On April 22 2014, I scheduled an onsite interview with *********, the HIS Director of St. Francis Medical Center. This facility is located **************************. The facility was established in **** by a non-profit organization. St. Francis is the largest and busiest private trauma center in ************, treating ***** children and adults each year Recent honors and awards for this facility include 2013 Healthcare Leadership Award Hospital Finalist – ***************l
Top 50 U.S. Cardiovascular Hospitals 2012 – Thompson Reuters, 2012 High Performing Hospital in ENT and Urology – U.S. News and World Report, and 2011 Honorable mention Award for top performance in Evidence-Based Care, Mortality, and Cost of Care – Premier QUEST (St. Francis Medical Center, 2014). Operations and Structure
Department Organization Within the HIS department, there are a total of 39 employees. 35 of these are fulltime employees and the remaining four are temporary and part-time workers. Nola Davis who is the director of the department, holds the RHIA credential. There are also 3 RHIT and 6 CCS credentialed staff members. The distribution of employees is very dynamic. Certain tasks are solely designated for certain workers, but the majority of the operations are distributed among 80% of the staff.
Nola informed me that it’s very important for the HIS department to have cross-trained staff that can switch roles as department needs develop. The titles held by the HIS staff are Record Technicians, Clerks, and Coders. Record Technicians are mainly responsible for facilitating release of record requests and chart deficiency analysis. The clerks’ main role is chart prepping (aka chart assembly (Sayles, 2013, p. 350)), chart filing, scanning of patient signed documents, and paper record retrieval for emergency room visits and discharges from acute care. The coders are responsible for interpreting emergency room records, in-patient hospitalizations, and consultation records and assigning the correct ICD 9 CM and CPT codes to all encounters. Software applications
The master patient index and electronic health record system runs on software developed by McKesson Corporation. The system is called HBO & Company (HBOC), St. Francis has used this system for 15 – 20 years. Within HBOC, the preferred method of filing system is terminal digit. As a facility, St Francis’ chart structure is roughly 80% electronic. There are still some documents that are paper-based including emergency room records, and documents signed by patients.
The older records that were generated prior to EHR implementation are tabbed with dividers and color coded. The paper filing format was developed with input from the nursing staff to insure cohesiveness. The electronic health record format was designed to match the paper filing system. Charts are tracked within the organization with 3M. Any non-electronically generated document is scanned with a barcode system to insure all records are accounted for and available for retrieval upon request. St. Francis Health Record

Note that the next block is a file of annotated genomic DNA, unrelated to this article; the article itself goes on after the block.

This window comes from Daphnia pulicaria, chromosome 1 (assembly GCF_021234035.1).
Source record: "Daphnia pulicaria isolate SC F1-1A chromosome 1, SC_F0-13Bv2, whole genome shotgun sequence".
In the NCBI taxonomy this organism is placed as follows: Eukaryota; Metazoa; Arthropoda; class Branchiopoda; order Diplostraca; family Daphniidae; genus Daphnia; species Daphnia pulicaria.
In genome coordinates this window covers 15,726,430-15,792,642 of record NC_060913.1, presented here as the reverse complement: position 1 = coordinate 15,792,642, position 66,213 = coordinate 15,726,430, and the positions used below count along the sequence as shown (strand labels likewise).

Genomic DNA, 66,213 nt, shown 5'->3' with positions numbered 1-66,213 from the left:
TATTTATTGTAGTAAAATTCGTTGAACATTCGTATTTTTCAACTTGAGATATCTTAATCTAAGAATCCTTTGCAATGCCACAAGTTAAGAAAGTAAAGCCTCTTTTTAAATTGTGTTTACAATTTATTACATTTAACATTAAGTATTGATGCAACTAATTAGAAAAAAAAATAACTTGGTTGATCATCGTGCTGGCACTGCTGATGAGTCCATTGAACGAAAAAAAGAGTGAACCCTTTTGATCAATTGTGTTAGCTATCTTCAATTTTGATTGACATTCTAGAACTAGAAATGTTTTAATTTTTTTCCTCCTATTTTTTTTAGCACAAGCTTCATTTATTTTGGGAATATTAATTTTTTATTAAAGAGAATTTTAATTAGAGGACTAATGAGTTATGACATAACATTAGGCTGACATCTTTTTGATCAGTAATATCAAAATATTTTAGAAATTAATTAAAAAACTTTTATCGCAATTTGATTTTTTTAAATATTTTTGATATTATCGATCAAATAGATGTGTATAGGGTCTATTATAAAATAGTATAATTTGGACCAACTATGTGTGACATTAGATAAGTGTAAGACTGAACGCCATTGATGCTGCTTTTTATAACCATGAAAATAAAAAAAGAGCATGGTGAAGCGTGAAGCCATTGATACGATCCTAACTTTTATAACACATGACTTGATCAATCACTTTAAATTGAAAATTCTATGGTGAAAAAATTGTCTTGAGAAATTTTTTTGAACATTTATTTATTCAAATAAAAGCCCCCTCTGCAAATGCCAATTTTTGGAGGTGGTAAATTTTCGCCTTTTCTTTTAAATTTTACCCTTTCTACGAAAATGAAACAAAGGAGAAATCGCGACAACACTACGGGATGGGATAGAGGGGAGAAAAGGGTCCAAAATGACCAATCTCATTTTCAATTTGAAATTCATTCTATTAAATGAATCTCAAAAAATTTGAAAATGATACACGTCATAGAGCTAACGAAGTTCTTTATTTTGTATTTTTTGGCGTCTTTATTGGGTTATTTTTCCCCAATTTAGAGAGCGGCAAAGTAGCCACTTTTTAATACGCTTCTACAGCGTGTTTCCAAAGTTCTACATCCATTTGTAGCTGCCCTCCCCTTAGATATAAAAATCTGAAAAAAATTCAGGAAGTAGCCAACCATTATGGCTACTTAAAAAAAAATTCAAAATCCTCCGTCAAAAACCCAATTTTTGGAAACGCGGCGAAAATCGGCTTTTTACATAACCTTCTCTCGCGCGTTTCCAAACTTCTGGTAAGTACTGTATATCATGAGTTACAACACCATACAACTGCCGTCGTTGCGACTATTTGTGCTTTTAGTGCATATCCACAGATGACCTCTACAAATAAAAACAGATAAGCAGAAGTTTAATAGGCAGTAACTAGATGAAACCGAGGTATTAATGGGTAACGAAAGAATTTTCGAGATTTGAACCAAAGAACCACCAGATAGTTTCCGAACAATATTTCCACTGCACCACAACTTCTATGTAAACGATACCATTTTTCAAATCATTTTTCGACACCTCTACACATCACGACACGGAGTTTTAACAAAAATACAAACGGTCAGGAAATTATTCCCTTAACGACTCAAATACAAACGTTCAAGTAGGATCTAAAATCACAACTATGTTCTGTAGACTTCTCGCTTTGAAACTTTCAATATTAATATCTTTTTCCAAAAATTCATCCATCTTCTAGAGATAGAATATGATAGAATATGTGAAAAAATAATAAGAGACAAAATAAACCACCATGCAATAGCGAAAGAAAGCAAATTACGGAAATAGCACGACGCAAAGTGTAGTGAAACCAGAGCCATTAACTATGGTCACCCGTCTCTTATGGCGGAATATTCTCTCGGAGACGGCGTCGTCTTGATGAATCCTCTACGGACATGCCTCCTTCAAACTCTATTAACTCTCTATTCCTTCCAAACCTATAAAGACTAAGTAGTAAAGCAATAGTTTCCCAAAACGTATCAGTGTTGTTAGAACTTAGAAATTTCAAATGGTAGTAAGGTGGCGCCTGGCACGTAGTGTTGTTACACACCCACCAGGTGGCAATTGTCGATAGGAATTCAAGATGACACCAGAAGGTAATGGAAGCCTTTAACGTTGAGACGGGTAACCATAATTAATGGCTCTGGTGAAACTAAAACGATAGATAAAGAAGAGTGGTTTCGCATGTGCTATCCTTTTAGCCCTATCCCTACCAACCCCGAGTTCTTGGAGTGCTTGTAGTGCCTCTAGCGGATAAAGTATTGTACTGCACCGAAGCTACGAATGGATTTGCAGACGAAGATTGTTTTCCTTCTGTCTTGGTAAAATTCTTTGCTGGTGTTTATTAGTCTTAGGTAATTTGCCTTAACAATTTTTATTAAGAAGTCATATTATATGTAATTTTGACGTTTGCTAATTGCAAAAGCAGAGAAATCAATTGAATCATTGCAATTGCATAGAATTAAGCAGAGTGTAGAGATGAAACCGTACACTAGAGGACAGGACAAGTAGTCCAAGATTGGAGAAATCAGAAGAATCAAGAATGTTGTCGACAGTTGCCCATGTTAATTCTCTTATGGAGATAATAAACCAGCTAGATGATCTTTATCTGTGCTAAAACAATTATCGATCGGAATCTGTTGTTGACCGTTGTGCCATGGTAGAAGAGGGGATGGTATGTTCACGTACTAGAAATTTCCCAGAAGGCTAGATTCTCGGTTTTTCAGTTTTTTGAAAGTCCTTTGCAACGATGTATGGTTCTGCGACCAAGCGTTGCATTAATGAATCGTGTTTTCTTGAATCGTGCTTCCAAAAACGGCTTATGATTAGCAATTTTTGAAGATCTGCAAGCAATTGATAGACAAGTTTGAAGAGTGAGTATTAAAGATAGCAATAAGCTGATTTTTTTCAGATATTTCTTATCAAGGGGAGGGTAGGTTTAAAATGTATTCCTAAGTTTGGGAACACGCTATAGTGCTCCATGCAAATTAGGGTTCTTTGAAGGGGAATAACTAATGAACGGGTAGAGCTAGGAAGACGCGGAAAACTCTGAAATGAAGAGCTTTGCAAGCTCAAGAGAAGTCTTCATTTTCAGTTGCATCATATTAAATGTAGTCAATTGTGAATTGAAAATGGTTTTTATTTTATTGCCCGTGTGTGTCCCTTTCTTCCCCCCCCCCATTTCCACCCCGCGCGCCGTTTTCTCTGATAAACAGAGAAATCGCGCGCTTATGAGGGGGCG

St. Francis’ definition of the legal health record is the documentation of patient health information that is generated within their organization regardless of storage and generated type of media. The facilities bylaws and policies mirror standards established by the AHIMA HER practice council which state, “The determining factor in whether a document is considered part of the legal health record is not where the information resides or its format, but rather how the information is used and whether it is reasonable to expect the information to be reasonably released when a request for a complete health record is received (AHIMA, 2007).”
The facility has an 80% to 20% ratio of electronic to paper-based record respectively. The EHR encompasses nearly all encounters within the facility. The patient copied and signed documents like consent forms and copies of drivers’ licenses are initially paper format but are eventually scanned into the EHR system to become part of the patients’ health record.
The emergency department and anesthesiology are the last departments still using hybrid and paper based record systems. Nola stated that the vision of the facility is to be 100% electronic by the end of calendar year 2014 including kiosks that patients can use to electronically sign documents. Record Retention
Records that were created before the introduction of an electronic medical record system are stored off-site by a vendor for an undisclosed amount. These older pre-EHR records were not scanned into the EHR system but retained for a minimum of 21 years for legal requests. All newly generated paper records are kept within the department for the entire calendar year and purged during the first month of the year. HIPPA and Security
HIPPA rules are an integral part to the operations of St. Francis Medical Center. Privacy rules and regulations are enforced by a designated compliance officer who is also the organizations’ Vice President. ******** informed me that ***** did handle the compliance and HIPPA rule enforcement at one time, but the daily task combined with managing the HIS department became very demanding and the duty was handed over to someone who could devote all their resources to the task. Members of the HIS and other departments are required to successfully complete annual compliance training modules on an annual basis.
References AHIMA. (2007). Fundamentals of the Legal Health Record and Designated Record Set. Retrieved from AHIMA Body of Knowledge: http://library.ahima.org/xpedio/groups/public/documents/ahima/bok1_048604.hcsp?dDocName=bok1_048604 Sayles, N. (2013). Health Information Management: An Applied Approach. AHIMA Press.